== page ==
As a preliminary matter, the Court notes that Plaintiff has cited to no legal authority for the proposition that status as a Delaware medical marijuana cardholder equates to possessing a "disability" within the confines of the ADA or the DEPA. The Court notes that the ADA defines an individual with a disability as a person "who has a physical or mental impairment that substantially limits one or more major life activities, has a record of such impairment, or is regarded as having such an impairment."[61] Notably, the DMMA does not include a definition of "disability". Rather, Plaintiff attempts to analogize to a "disability" by referencing the definition for a "debilitating medical condition," which includes "[a] chronic or debilitating disease or medical condition...."[62] These two definitions, while similar, are not identical. Moreover, while it is certainly possible that an individual with a disability under the ADA may also be a "qualifying patient" under the DMMA, the Court will not simply infer this correlation or assume that someone is an individual with a disability under the ADA or DEPA merely because that individual holds a medical marijuana card.

         Additionally, even assuming arguendo that Plaintiffs status as a "qualifying patient" under the DMMA necessarily classified him as an individual with a "disability" under the ADA and the DEPA, there is nothing in Plaintiffs original complaint to indicate that Kraft Heinz terminated Plaintiffs employment due to his "disability". Thus, Kraft Heinz cannot be found to have been on notice regarding potential disability discrimination claims. Rather, the original complaint alleges that Kraft Heinz terminated Plaintiff because he failed a drug test for medical marijuana use, and that it retaliated against Plaintiff for reporting safety issues. The Amended Complaint, conversely, alleges that Plaintiff suffers from hand, wrist, and back problems that render him "disabled" and that Kraft Heinz terminated his employment based on his "disability" in violation of the ADA and the DEPA.

         Although the Court must accept all "well-pleaded" allegations as true for purposes of a Rule 12(b)(6) motion to dismiss, the Court will "ignore conclusory allegations that lack specific supporting factual allegations."[63] In this case, even reviewing Plaintiffs pro se complaint under the "less stringent standard," it nonetheless lacks well-pleaded allegations that would provide a sufficient legal or factual basis on which Plaintiff may recover from Kraft Heinz for disability discrimination. In making this determination, the Court relies upon the analysis laid out by the Delaware Supreme Court in Moore v. Emeigh.[64] In that case, the Supreme Court affirmed the trial court's discretionary decision that a claim of negligence against the defendant for failing to inspect constituted a new claim that did not relate back to a claim of vicarious negligence pled in the original complaint.[65] In so holding, the Supreme Court found that the new claim was not based upon facts contained in the original complaint.[66] Here, as in Moore, the Court finds that the new claims of disability discrimination are not based upon facts contained in the original complaint, which alleges only discrimination for medical marijuana use and retaliation under OSHA, and Count II is therefore dismissed.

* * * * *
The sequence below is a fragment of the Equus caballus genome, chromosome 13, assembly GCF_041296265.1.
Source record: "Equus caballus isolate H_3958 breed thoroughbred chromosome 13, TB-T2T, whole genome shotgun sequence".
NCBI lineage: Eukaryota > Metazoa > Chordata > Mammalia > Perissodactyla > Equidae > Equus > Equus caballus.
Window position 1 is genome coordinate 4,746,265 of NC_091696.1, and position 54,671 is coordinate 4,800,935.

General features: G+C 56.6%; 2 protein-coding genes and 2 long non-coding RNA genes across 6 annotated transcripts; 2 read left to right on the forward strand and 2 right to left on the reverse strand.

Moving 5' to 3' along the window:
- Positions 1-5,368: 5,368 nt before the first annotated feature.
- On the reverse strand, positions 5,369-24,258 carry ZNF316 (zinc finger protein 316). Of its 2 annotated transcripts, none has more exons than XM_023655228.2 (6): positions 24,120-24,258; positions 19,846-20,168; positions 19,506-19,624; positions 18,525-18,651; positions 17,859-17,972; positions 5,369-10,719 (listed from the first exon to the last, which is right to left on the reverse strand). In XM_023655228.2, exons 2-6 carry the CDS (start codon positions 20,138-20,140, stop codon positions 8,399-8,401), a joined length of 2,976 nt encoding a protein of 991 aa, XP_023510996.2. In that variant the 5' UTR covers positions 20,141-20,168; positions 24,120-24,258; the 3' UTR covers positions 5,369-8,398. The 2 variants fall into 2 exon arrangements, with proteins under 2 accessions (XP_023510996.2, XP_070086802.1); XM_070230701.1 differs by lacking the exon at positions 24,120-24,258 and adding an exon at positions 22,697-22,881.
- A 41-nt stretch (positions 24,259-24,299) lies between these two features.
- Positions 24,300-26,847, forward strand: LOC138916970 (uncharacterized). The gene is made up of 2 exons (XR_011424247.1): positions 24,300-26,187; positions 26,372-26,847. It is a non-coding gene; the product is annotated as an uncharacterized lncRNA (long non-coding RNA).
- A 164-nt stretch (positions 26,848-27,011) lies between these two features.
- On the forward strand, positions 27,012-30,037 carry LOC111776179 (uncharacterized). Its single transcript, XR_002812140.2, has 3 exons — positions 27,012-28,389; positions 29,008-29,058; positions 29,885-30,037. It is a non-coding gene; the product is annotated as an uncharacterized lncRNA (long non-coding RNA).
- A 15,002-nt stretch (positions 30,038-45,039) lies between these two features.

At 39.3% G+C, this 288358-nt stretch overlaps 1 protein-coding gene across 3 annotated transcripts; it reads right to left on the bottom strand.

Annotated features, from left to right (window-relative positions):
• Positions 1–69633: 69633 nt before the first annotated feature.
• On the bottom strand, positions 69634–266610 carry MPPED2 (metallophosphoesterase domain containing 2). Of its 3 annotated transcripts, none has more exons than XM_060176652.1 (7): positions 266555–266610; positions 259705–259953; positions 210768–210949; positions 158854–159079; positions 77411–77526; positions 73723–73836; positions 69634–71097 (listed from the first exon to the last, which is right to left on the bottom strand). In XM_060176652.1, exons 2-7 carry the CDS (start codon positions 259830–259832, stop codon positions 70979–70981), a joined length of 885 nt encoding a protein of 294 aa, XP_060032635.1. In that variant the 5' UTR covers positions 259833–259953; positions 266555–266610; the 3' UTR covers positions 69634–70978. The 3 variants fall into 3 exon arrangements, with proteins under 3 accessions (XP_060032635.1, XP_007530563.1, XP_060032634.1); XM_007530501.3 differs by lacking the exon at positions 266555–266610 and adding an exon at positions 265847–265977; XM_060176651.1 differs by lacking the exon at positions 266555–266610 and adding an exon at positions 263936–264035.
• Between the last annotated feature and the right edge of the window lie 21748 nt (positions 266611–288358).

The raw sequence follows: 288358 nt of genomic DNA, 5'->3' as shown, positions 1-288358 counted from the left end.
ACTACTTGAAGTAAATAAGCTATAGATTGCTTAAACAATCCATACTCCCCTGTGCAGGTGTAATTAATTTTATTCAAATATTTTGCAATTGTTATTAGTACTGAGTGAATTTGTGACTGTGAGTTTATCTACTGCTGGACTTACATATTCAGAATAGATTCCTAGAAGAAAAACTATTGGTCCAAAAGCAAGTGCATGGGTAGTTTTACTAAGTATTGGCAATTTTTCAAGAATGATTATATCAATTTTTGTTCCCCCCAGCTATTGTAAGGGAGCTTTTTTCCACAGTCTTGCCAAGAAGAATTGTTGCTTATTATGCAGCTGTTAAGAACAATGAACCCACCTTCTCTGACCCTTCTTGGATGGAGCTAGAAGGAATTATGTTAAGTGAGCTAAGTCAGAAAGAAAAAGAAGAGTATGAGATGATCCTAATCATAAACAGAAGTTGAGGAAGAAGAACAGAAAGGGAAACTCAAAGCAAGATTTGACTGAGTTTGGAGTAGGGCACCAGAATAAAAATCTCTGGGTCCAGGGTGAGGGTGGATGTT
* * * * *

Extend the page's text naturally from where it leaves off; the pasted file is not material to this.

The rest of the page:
C. Count III: Plaintiff s Claims Under the DWPA.

         Kraft Heinz next asserts that Plaintiff did not engage in "protected conduct" under the DWPA, as the Amended Complaint fails to allege any specific violations of law, and fails to allege that Plaintiff reported any such violations to management. For the reasons outlined below, Plaintiffs claim of a violation of the DWPA will survive Kraft Heinz's 12(b)(6) motion to dismiss; however, should Plaintiff be unable to discover evidence to support his allegation, this claim is subject to resolution in Kraft Heinz's favor at the summary judgment phase.

         The DWPA acts to protect "employees who report violations of the law for the benefit of the public," as well as to "provide[ ] a check on persons in positions of authority, by ensuring that they do not take retaliatory action against subordinates who disclose misconduct."[67] The DWPA prohibits an employer from discharging or otherwise discriminating against an employee for reporting a "violation" to the employer or to the employee's supervisor, which he/she "knows or reasonably believes has occurred or is about to occur."[68] A "violation" is "an act or omission by an employer...that is...[m]aterially inconsistent with, and a serious deviation from, standards implemented pursuant to a law, rule, or regulation promulgated under the laws of this State...."[69]

         The elements for a. prima facie case of a violation of the DWPA are as follows: (1) the employee engaged in a protected whistleblowing activity; (2) the accused official knew of the protected activity; (3) the employee suffered an adverse employment action; and (4) there is a causal connection between the whistleblowing activity and the adverse action.[70]

         Kraft Heinz argues that Plaintiffs DWPA count must be dismissed, as Plaintiff fails to plead facts showing which law, rule or regulation he believed had been violated in connection with the unsafe conditions of the railroad ties, and that whether Plaintiff reasonably believed the conduct was violative is irrelevant.[71] Additionally, Kraft Heinz argues that even if Plaintiff had identified some ...